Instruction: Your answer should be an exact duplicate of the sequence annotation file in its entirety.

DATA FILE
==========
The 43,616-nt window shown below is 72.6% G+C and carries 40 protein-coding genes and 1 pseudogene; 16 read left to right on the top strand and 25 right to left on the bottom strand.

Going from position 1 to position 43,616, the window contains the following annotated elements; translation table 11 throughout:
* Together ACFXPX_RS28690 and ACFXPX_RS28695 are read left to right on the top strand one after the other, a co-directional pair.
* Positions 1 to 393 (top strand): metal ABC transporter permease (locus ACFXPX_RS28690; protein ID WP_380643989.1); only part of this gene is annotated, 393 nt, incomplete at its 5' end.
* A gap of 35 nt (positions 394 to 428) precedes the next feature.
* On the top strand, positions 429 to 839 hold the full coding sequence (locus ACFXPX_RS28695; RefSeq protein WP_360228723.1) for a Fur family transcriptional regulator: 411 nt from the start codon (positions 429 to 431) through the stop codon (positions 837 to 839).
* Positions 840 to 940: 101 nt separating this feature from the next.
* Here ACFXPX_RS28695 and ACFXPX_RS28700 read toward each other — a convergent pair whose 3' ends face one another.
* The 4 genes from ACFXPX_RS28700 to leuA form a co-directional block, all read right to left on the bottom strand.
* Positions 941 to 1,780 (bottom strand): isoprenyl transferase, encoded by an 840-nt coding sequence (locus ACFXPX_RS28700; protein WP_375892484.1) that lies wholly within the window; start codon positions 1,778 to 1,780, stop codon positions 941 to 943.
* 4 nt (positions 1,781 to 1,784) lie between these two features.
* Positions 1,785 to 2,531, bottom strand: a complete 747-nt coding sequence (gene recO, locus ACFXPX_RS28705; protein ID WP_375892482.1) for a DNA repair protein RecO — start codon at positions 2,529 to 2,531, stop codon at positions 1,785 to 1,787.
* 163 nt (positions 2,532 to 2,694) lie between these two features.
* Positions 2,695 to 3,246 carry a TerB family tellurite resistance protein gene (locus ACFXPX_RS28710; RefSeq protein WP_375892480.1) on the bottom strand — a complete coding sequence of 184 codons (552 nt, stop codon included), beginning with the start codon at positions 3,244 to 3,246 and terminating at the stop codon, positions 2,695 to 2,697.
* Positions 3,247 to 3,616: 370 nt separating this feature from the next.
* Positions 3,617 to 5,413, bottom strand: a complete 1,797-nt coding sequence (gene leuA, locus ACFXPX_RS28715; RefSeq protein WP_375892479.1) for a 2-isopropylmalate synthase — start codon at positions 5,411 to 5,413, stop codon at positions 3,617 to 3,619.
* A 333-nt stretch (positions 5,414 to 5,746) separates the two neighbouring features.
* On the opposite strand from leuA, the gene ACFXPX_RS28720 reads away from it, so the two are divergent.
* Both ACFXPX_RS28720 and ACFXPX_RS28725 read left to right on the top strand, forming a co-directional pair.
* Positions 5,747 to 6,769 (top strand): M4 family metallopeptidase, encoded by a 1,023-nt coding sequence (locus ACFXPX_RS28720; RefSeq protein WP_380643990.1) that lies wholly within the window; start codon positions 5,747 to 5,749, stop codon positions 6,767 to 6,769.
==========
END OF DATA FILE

The 43,616-nt window shown below is 72.6% G+C and carries 40 protein-coding genes and 1 pseudogene; 16 read left to right on the top strand and 25 right to left on the bottom strand.

Going from position 1 to position 43,616, the window contains the following annotated elements; translation table 11 throughout:
* Together ACFXPX_RS28690 and ACFXPX_RS28695 are read left to right on the top strand one after the other, a co-directional pair.
* Positions 1 to 393 (top strand): metal ABC transporter permease (locus ACFXPX_RS28690; protein ID WP_380643989.1); only part of this gene is annotated, 393 nt, incomplete at its 5' end.
* A gap of 35 nt (positions 394 to 428) precedes the next feature.
* On the top strand, positions 429 to 839 hold the full coding sequence (locus ACFXPX_RS28695; RefSeq protein WP_360228723.1) for a Fur family transcriptional regulator: 411 nt from the start codon (positions 429 to 431) through the stop codon (positions 837 to 839).
* Positions 840 to 940: 101 nt separating this feature from the next.
* Here ACFXPX_RS28695 and ACFXPX_RS28700 read toward each other — a convergent pair whose 3' ends face one another.
* The 4 genes from ACFXPX_RS28700 to leuA form a co-directional block, all read right to left on the bottom strand.
* Positions 941 to 1,780 (bottom strand): isoprenyl transferase, encoded by an 840-nt coding sequence (locus ACFXPX_RS28700; protein WP_375892484.1) that lies wholly within the window; start codon positions 1,778 to 1,780, stop codon positions 941 to 943.
* 4 nt (positions 1,781 to 1,784) lie between these two features.
* Positions 1,785 to 2,531, bottom strand: a complete 747-nt coding sequence (gene recO, locus ACFXPX_RS28705; protein ID WP_375892482.1) for a DNA repair protein RecO — start codon at positions 2,529 to 2,531, stop codon at positions 1,785 to 1,787.
* 163 nt (positions 2,532 to 2,694) lie between these two features.
* Positions 2,695 to 3,246 carry a TerB family tellurite resistance protein gene (locus ACFXPX_RS28710; RefSeq protein WP_375892480.1) on the bottom strand — a complete coding sequence of 184 codons (552 nt, stop codon included), beginning with the start codon at positions 3,244 to 3,246 and terminating at the stop codon, positions 2,695 to 2,697.
* Positions 3,247 to 3,616: 370 nt separating this feature from the next.
* Positions 3,617 to 5,413, bottom strand: a complete 1,797-nt coding sequence (gene leuA, locus ACFXPX_RS28715; RefSeq protein WP_375892479.1) for a 2-isopropylmalate synthase — start codon at positions 5,411 to 5,413, stop codon at positions 3,617 to 3,619.
* A 333-nt stretch (positions 5,414 to 5,746) separates the two neighbouring features.
* On the opposite strand from leuA, the gene ACFXPX_RS28720 reads away from it, so the two are divergent.
* Both ACFXPX_RS28720 and ACFXPX_RS28725 read left to right on the top strand, forming a co-directional pair.
* Positions 5,747 to 6,769 (top strand): M4 family metallopeptidase, encoded by a 1,023-nt coding sequence (locus ACFXPX_RS28720; RefSeq protein WP_380643990.1) that lies wholly within the window; start codon positions 5,747 to 5,749, stop codon positions 6,767 to 6,769.